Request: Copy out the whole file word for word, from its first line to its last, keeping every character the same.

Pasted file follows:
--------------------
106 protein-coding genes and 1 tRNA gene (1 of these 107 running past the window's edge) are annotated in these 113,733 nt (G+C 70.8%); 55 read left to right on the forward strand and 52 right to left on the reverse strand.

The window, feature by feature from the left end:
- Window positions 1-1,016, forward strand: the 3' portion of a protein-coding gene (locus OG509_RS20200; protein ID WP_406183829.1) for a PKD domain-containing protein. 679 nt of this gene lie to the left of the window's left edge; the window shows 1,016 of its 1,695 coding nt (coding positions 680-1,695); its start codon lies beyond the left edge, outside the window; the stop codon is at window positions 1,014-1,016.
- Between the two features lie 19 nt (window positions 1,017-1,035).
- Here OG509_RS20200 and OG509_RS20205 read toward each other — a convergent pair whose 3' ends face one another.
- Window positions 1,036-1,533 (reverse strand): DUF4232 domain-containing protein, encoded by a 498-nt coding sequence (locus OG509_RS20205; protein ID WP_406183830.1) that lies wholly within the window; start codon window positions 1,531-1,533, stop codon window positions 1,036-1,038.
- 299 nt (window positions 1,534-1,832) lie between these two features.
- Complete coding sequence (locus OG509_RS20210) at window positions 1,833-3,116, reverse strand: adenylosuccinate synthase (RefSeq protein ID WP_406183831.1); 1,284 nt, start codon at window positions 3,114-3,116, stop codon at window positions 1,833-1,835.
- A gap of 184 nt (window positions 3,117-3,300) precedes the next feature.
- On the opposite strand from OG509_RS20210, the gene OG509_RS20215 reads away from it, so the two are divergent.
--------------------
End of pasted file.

106 protein-coding genes and 1 tRNA gene (1 of these 107 running past the window's edge) are annotated in these 113,733 nt (G+C 70.8%); 55 read left to right on the forward strand and 52 right to left on the reverse strand.

The window, feature by feature from the left end:
- Window positions 1-1,016, forward strand: the 3' portion of a protein-coding gene (locus OG509_RS20200; protein ID WP_406183829.1) for a PKD domain-containing protein. 679 nt of this gene lie to the left of the window's left edge; the window shows 1,016 of its 1,695 coding nt (coding positions 680-1,695); its start codon lies beyond the left edge, outside the window; the stop codon is at window positions 1,014-1,016.
- Between the two features lie 19 nt (window positions 1,017-1,035).
- Here OG509_RS20200 and OG509_RS20205 read toward each other — a convergent pair whose 3' ends face one another.
- Window positions 1,036-1,533 (reverse strand): DUF4232 domain-containing protein, encoded by a 498-nt coding sequence (locus OG509_RS20205; protein ID WP_406183830.1) that lies wholly within the window; start codon window positions 1,531-1,533, stop codon window positions 1,036-1,038.
- 299 nt (window positions 1,534-1,832) lie between these two features.
- Complete coding sequence (locus OG509_RS20210) at window positions 1,833-3,116, reverse strand: adenylosuccinate synthase (RefSeq protein ID WP_406183831.1); 1,284 nt, start codon at window positions 3,114-3,116, stop codon at window positions 1,833-1,835.
- A gap of 184 nt (window positions 3,117-3,300) precedes the next feature.
- On the opposite strand from OG509_RS20210, the gene OG509_RS20215 reads away from it, so the two are divergent.